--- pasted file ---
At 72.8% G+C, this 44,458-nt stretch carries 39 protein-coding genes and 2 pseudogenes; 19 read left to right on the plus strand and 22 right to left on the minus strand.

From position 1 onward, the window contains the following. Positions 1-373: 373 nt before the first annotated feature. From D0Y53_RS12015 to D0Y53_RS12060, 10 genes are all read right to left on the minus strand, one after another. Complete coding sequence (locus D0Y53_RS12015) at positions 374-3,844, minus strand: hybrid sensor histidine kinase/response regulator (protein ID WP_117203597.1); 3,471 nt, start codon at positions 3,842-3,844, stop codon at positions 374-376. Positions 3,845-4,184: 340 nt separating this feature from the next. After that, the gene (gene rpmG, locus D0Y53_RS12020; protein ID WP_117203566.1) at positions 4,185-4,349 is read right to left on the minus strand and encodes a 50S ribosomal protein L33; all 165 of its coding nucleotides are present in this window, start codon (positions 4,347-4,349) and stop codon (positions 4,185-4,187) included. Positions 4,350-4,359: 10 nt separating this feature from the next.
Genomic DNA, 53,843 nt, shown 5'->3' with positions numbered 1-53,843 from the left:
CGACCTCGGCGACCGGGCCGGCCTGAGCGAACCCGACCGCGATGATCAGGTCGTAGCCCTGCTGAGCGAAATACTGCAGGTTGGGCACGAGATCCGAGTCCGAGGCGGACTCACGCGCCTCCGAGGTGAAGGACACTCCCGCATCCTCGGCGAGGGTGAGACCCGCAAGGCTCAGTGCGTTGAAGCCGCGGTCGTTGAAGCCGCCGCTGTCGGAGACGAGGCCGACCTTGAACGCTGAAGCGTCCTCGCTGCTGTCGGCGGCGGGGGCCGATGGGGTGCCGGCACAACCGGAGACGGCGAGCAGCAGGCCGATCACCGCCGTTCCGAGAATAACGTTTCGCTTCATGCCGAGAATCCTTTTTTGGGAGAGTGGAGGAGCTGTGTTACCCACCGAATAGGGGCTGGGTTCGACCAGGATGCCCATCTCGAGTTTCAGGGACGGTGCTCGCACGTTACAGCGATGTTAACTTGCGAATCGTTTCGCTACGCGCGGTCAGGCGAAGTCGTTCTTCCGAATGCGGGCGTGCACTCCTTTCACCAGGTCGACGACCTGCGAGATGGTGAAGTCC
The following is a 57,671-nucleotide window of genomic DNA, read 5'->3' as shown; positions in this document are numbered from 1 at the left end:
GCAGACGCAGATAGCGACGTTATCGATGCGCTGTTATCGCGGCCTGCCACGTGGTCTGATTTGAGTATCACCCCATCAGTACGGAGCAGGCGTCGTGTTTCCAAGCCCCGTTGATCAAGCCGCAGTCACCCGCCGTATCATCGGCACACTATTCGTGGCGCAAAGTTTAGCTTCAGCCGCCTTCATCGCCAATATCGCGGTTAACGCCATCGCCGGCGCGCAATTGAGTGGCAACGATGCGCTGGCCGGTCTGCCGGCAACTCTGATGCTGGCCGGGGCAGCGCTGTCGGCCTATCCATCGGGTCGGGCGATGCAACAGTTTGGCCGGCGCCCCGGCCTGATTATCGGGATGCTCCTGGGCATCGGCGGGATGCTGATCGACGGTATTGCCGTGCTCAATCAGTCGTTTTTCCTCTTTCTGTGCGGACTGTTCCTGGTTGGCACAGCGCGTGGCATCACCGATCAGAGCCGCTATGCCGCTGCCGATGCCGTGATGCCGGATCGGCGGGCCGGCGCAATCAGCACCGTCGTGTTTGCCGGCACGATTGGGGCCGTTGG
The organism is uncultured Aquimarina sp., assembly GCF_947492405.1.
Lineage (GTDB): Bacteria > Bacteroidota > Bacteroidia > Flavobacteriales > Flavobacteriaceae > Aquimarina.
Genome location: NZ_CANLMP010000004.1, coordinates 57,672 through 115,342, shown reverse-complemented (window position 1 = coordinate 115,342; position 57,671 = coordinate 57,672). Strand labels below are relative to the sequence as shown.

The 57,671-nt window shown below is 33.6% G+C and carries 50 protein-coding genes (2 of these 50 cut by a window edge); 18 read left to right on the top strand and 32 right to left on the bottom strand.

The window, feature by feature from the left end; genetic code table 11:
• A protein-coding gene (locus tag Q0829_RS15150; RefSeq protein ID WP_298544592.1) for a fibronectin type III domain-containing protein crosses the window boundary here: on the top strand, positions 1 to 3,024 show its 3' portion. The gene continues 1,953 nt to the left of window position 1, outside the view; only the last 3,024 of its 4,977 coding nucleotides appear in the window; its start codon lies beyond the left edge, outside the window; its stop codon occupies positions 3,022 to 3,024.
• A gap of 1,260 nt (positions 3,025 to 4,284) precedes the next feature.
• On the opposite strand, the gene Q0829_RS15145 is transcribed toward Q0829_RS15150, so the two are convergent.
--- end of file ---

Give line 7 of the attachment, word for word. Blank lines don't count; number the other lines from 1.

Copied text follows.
The organism is uncultured Aquimarina sp., assembly GCF_947492405.1.